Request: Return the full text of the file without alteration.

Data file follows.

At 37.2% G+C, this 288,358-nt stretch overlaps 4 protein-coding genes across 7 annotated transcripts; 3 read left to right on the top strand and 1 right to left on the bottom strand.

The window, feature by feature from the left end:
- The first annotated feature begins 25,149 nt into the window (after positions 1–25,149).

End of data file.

At 37.2% G+C, this 288,358-nt stretch overlaps 4 protein-coding genes across 7 annotated transcripts; 3 read left to right on the top strand and 1 right to left on the bottom strand.

The window, feature by feature from the left end:
- The first annotated feature begins 25,149 nt into the window (after positions 1–25,149).